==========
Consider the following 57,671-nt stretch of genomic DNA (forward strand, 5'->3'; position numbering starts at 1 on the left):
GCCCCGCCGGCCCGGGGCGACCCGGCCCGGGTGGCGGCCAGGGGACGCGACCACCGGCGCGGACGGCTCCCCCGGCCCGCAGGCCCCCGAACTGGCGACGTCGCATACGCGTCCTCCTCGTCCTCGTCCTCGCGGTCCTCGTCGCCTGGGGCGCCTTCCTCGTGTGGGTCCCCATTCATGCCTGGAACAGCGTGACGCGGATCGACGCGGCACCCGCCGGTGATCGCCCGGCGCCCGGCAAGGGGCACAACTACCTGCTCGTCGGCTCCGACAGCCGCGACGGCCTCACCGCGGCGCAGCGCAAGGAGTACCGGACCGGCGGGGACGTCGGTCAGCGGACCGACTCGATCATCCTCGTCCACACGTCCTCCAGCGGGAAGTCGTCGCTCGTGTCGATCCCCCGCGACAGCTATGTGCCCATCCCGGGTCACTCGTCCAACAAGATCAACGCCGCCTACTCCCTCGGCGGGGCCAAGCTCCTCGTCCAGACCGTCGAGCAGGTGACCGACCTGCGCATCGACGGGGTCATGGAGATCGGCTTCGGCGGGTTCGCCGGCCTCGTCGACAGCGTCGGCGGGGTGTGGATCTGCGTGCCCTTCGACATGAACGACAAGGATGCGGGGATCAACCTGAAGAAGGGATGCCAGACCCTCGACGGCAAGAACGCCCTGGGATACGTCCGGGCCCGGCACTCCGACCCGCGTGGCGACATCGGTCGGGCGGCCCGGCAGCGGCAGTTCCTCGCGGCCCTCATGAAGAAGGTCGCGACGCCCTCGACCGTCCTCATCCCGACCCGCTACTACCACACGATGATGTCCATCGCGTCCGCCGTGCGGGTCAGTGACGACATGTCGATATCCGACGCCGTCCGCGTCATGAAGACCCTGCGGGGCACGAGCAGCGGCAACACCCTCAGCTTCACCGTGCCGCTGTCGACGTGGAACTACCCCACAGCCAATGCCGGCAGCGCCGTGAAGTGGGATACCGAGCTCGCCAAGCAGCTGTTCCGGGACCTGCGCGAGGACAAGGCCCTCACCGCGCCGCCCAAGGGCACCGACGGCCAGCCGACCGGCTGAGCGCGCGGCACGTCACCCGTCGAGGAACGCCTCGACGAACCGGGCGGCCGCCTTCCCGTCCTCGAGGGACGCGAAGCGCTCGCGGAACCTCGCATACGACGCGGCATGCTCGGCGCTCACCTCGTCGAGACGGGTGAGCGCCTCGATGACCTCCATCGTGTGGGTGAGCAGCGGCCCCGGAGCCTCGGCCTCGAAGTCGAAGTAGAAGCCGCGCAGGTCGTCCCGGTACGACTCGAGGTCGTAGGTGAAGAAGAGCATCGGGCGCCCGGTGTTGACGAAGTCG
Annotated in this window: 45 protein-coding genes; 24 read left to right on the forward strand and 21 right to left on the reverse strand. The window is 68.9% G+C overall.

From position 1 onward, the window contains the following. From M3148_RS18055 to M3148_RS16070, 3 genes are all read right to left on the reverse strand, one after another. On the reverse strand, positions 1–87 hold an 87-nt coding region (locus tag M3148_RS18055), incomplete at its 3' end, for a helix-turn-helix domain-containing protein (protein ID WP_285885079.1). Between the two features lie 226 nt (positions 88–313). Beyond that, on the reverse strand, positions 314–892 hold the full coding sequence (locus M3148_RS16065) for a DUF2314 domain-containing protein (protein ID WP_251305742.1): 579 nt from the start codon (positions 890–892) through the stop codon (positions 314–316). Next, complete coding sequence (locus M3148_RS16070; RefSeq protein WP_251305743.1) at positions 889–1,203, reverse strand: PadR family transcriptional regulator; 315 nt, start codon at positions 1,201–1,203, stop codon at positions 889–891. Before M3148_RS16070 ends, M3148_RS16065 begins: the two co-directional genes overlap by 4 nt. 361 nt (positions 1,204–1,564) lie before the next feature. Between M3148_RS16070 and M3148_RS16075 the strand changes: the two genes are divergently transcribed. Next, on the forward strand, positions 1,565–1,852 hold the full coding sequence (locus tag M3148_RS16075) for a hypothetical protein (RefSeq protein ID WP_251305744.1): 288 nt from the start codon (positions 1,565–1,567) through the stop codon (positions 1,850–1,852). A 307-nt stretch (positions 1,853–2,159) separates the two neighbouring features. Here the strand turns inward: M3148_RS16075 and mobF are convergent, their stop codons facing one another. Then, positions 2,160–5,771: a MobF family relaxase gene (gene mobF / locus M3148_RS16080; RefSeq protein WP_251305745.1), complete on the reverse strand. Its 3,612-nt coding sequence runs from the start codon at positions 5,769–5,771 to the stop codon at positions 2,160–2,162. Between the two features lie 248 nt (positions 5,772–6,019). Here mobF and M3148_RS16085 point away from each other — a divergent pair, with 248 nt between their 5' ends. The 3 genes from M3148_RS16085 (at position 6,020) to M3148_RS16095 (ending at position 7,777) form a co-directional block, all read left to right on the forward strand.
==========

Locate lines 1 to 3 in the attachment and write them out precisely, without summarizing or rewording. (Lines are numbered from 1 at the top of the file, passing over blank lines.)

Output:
Consider the following 57,671-nt stretch of genomic DNA (forward strand, 5'->3'; position numbering starts at 1 on the left):
GCCCCGCCGGCCCGGGGCGACCCGGCCCGGGTGGCGGCCAGGGGACGCGACCACCGGCGCGGACGGCTCCCCCGGCCCGCAGGCCCCCGAACTGGCGACGTCGCATACGCGTCCTCCTCGTCCTCGTCCTCGCGGTCCTCGTCGCCTGGGGCGCCTTCCTCGTGTGGGTCCCCATTCATGCCTGGAACAGCGTGACGCGGATCGACGCGGCACCCGCCGGTGATCGCCCGGCGCCCGGCAAGGGGCACAACTACCTGCTCGTCGGCTCCGACAGCCGCGACGGCCTCACCGCGGCGCAGCGCAAGGAGTACCGGACCGGCGGGGACGTCGGTCAGCGGACCGACTCGATCATCCTCGTCCACACGTCCTCCAGCGGGAAGTCGTCGCTCGTGTCGATCCCCCGCGACAGCTATGTGCCCATCCCGGGTCACTCGTCCAACAAGATCAACGCCGCCTACTCCCTCGGCGGGGCCAAGCTCCTCGTCCAGACCGTCGAGCAGGTGACCGACCTGCGCATCGACGGGGTCATGGAGATCGGCTTCGGCGGGTTCGCCGGCCTCGTCGACAGCGTCGGCGGGGTGTGGATCTGCGTGCCCTTCGACATGAACGACAAGGATGCGGGGATCAACCTGAAGAAGGGATGCCAGACCCTCGACGGCAAGAACGCCCTGGGATACGTCCGGGCCCGGCACTCCGACCCGCGTGGCGACATCGGTCGGGCGGCCCGGCAGCGGCAGTTCCTCGCGGCCCTCATGAAGAAGGTCGCGACGCCCTCGACCGTCCTCATCCCGACCCGCTACTACCACACGATGATGTCCATCGCGTCCGCCGTGCGGGTCAGTGACGACATGTCGATATCCGACGCCGTCCGCGTCATGAAGACCCTGCGGGGCACGAGCAGCGGCAACACCCTCAGCTTCACCGTGCCGCTGTCGACGTGGAACTACCCCACAGCCAATGCCGGCAGCGCCGTGAAGTGGGATACCGAGCTCGCCAAGCAGCTGTTCCGGGACCTGCGCGAGGACAAGGCCCTCACCGCGCCGCCCAAGGGCACCGACGGCCAGCCGACCGGCTGAGCGCGCGGCACGTCACCCGTCGAGGAACGCCTCGACGAACCGGGCGGCCGCCTTCCCGTCCTCGAGGGACGCGAAGCGCTCGCGGAACCTCGCATACGACGCGGCATGCTCGGCGCTCACCTCGTCGAGACGGGTGAGCGCCTCGATGACCTCCATCGTGTGGGTGAGCAGCGGCCCCGGAGCCTCGGCCTCGAAGTCGAAGTAGAAGCCGCGCAGGTCGTCCCGGTACGACTCGAGGTCGTAGGTGAAGAAGAGCATCGGGCGCCCGGTGTTGACGAAGTCG
Annotated in this window: 45 protein-coding genes; 24 read left to right on the forward strand and 21 right to left on the reverse strand. The window is 68.9% G+C overall.